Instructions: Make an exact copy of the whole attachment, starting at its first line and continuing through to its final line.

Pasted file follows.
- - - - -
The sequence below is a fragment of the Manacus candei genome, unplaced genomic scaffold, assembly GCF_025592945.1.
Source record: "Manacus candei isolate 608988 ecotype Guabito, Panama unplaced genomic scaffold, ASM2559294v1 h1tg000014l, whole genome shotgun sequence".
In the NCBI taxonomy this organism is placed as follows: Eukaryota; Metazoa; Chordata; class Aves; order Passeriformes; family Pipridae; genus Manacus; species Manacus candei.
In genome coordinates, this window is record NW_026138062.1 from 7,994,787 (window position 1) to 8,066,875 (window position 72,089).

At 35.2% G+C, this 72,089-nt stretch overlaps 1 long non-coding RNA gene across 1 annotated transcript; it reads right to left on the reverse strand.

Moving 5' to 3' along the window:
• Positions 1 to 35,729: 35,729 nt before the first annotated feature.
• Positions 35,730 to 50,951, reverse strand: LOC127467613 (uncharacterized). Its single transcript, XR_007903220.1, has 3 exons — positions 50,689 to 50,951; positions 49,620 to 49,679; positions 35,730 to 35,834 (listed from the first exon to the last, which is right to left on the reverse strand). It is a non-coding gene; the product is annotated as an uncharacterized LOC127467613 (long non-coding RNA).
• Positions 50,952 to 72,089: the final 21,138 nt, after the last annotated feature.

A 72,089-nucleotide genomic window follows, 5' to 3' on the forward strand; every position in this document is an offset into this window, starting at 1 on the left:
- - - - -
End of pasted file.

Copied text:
The sequence below is a fragment of the Manacus candei genome, unplaced genomic scaffold, assembly GCF_025592945.1.
Source record: "Manacus candei isolate 608988 ecotype Guabito, Panama unplaced genomic scaffold, ASM2559294v1 h1tg000014l, whole genome shotgun sequence".
In the NCBI taxonomy this organism is placed as follows: Eukaryota; Metazoa; Chordata; class Aves; order Passeriformes; family Pipridae; genus Manacus; species Manacus candei.
In genome coordinates, this window is record NW_026138062.1 from 7,994,787 (window position 1) to 8,066,875 (window position 72,089).

At 35.2% G+C, this 72,089-nt stretch overlaps 1 long non-coding RNA gene across 1 annotated transcript; it reads right to left on the reverse strand.

Moving 5' to 3' along the window:
• Positions 1 to 35,729: 35,729 nt before the first annotated feature.
• Positions 35,730 to 50,951, reverse strand: LOC127467613 (uncharacterized). Its single transcript, XR_007903220.1, has 3 exons — positions 50,689 to 50,951; positions 49,620 to 49,679; positions 35,730 to 35,834 (listed from the first exon to the last, which is right to left on the reverse strand). It is a non-coding gene; the product is annotated as an uncharacterized LOC127467613 (long non-coding RNA).
• Positions 50,952 to 72,089: the final 21,138 nt, after the last annotated feature.

A 72,089-nucleotide genomic window follows, 5' to 3' on the forward strand; every position in this document is an offset into this window, starting at 1 on the left: